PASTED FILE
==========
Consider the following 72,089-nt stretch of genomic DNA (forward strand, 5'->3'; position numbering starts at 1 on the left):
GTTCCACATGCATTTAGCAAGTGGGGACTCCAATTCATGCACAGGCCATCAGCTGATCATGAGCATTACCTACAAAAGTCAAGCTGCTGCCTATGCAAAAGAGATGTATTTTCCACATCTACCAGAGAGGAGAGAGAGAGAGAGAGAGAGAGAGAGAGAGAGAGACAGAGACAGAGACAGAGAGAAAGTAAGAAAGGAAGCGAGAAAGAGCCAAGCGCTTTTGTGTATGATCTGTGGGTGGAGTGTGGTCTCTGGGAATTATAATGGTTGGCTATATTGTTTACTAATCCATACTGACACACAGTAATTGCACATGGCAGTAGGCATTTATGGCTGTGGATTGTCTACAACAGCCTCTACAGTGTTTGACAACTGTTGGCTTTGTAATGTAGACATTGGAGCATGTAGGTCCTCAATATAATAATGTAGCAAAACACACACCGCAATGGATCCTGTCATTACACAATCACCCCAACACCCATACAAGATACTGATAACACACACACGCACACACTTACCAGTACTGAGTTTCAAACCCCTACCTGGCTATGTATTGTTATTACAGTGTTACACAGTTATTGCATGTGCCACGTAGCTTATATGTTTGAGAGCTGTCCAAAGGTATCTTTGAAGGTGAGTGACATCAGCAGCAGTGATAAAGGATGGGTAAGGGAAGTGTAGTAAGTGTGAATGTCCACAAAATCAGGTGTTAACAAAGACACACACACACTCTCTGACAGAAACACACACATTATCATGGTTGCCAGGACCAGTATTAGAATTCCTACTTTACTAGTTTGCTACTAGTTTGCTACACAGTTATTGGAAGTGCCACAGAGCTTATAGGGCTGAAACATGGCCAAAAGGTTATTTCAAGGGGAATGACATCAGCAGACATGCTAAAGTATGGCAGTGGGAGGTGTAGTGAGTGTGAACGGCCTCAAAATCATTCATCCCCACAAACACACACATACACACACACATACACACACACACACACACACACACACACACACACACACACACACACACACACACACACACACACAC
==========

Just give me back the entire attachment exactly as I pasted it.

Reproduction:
Consider the following 72,089-nt stretch of genomic DNA (forward strand, 5'->3'; position numbering starts at 1 on the left):
GTTCCACATGCATTTAGCAAGTGGGGACTCCAATTCATGCACAGGCCATCAGCTGATCATGAGCATTACCTACAAAAGTCAAGCTGCTGCCTATGCAAAAGAGATGTATTTTCCACATCTACCAGAGAGGAGAGAGAGAGAGAGAGAGAGAGAGAGAGAGAGAGACAGAGACAGAGACAGAGAGAAAGTAAGAAAGGAAGCGAGAAAGAGCCAAGCGCTTTTGTGTATGATCTGTGGGTGGAGTGTGGTCTCTGGGAATTATAATGGTTGGCTATATTGTTTACTAATCCATACTGACACACAGTAATTGCACATGGCAGTAGGCATTTATGGCTGTGGATTGTCTACAACAGCCTCTACAGTGTTTGACAACTGTTGGCTTTGTAATGTAGACATTGGAGCATGTAGGTCCTCAATATAATAATGTAGCAAAACACACACCGCAATGGATCCTGTCATTACACAATCACCCCAACACCCATACAAGATACTGATAACACACACACGCACACACTTACCAGTACTGAGTTTCAAACCCCTACCTGGCTATGTATTGTTATTACAGTGTTACACAGTTATTGCATGTGCCACGTAGCTTATATGTTTGAGAGCTGTCCAAAGGTATCTTTGAAGGTGAGTGACATCAGCAGCAGTGATAAAGGATGGGTAAGGGAAGTGTAGTAAGTGTGAATGTCCACAAAATCAGGTGTTAACAAAGACACACACACACTCTCTGACAGAAACACACACATTATCATGGTTGCCAGGACCAGTATTAGAATTCCTACTTTACTAGTTTGCTACTAGTTTGCTACACAGTTATTGGAAGTGCCACAGAGCTTATAGGGCTGAAACATGGCCAAAAGGTTATTTCAAGGGGAATGACATCAGCAGACATGCTAAAGTATGGCAGTGGGAGGTGTAGTGAGTGTGAACGGCCTCAAAATCATTCATCCCCACAAACACACACATACACACACACATACACACACACACACACACACACACACACACACACACACACACACACACACACACACACACACACAC